G/BA Employees Take the Stairs in January
Month-long challenge inspires Evanston staff to save energy, move more
The G/BA Evanston office’s Sustainability Tracking Committee (otherwise known as the “Green Team”) kicked off 2016 by inviting colleagues to add movement to the day via the company’s first-ever Stair Challenge.
In this one-month challenge, employees were encouraged to use stairs to access the third- and fourth-floor office space at 820 Davis Street, improving health while saving power. (Elevator manufacturer ThyssenKrupp estimates that elevator electricity usage in an office building averages about 0.3 kWh per person per day.) An interactive spreadsheet on the company network made it easy for participants to record their stair activity, both at the office and off-site. Fun comparisons were provided; for instance, climbers learned that Chicago’s Willis Tower has 1,452 steps, and climbing Mount Everest would require 29,028 steps.
Twenty-two of Evanston’s 77 employees elected to participate. Senior Project Engineer Jeff Cochran (wearing a hat in the photo below) won the in-office category, with 5,822 steps recorded. Associate Joe Ficek (seated in the photo) won both the out-of-office category (17,560 steps) and the overall challenge (20,640 steps, or enough to climb Peru’s 20,630-foot-tall Mount Ampato).
Pictured from bottom to top nearest the wall: participants David Eldridge (Associate), Heather Beaudoin (Project Manager), Eric Rosenberg (Project Manager), Cochran, and Sandy Grymkoski (Administrative Manager). Pictured from bottom to top nearest the rail are Joel Freeman (Project Manager), Ficek, and Tracy Leverenz (Project Billing Coordinator).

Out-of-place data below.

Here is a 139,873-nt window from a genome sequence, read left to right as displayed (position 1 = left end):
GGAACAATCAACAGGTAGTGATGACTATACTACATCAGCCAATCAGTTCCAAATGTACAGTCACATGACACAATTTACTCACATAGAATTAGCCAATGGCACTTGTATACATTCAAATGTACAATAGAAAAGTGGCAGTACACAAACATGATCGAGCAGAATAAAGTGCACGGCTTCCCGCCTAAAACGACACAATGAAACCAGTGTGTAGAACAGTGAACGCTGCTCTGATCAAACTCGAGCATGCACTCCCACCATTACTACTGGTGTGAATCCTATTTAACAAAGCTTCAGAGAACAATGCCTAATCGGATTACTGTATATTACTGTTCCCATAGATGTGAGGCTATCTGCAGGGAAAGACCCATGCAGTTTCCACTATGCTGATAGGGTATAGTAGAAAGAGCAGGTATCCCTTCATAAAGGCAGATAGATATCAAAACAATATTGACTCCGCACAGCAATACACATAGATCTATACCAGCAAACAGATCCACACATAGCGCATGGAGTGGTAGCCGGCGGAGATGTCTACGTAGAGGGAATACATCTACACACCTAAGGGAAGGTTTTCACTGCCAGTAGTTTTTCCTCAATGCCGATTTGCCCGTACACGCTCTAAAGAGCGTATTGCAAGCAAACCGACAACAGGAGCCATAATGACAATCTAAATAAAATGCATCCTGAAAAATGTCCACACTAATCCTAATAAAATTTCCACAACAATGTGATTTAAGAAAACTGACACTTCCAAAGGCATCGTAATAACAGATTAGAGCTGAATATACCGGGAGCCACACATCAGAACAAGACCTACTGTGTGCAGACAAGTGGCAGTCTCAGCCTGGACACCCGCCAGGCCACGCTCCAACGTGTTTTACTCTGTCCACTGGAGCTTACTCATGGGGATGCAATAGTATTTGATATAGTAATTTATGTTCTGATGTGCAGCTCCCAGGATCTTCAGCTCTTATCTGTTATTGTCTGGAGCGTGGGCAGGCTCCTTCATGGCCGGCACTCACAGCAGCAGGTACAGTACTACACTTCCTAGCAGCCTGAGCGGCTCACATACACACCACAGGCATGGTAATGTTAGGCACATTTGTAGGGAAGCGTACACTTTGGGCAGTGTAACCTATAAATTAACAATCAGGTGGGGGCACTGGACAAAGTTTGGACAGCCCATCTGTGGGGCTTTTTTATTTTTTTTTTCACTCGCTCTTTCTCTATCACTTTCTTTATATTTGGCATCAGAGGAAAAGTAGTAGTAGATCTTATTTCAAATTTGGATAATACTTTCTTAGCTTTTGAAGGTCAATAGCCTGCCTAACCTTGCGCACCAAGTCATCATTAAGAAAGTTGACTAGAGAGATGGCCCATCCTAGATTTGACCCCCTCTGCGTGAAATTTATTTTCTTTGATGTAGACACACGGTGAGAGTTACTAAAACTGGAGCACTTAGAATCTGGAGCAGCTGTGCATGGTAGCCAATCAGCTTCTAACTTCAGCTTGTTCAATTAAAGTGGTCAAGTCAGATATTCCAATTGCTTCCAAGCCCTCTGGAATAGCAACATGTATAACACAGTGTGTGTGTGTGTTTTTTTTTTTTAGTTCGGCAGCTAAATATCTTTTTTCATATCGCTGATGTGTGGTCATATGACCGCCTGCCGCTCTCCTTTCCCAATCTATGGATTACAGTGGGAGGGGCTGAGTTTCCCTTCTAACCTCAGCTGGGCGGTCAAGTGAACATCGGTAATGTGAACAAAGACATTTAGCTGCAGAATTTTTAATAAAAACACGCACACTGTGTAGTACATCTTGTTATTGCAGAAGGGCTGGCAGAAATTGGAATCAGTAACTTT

Other top finishers included Leverenz and Rosenberg (top-three finishers in the in-office category); Associate VP Jon Gehrt (a top-three finisher in the out-of-office category); and President Chad Luning (a top-three finisher in both categories, and second place overall).
In addition to tracking steps via spreadsheet, G/BA applied its typical “measurement and verification” focus to the event. Motion sensors (below) were installed by the stairwell doors to both the third and fourth floors, and door-opening counts for January were compared with those for December, when the challenge was not running.
Though holidays no doubt suppressed late-December numbers, the January totals did appear to reflect an uptick in stair use at G/BA’s Evanston offices (below).
Freeman says the challenge spurred some behavior changes for him. “I didn’t use the stairs for no reason, but I did look for reasons to use the stairs.”
Luning adds: “It was great to see a bunch of traffic in the stairwells and amazing to document all of the energy provided by G/BA staff members. It goes to show you how even small behavioral modifications can have a significant collective impact.”
Kudos to all who participated, and especially to Green Team chair Heather Beaudoin, who organized the competition and evaluated the results.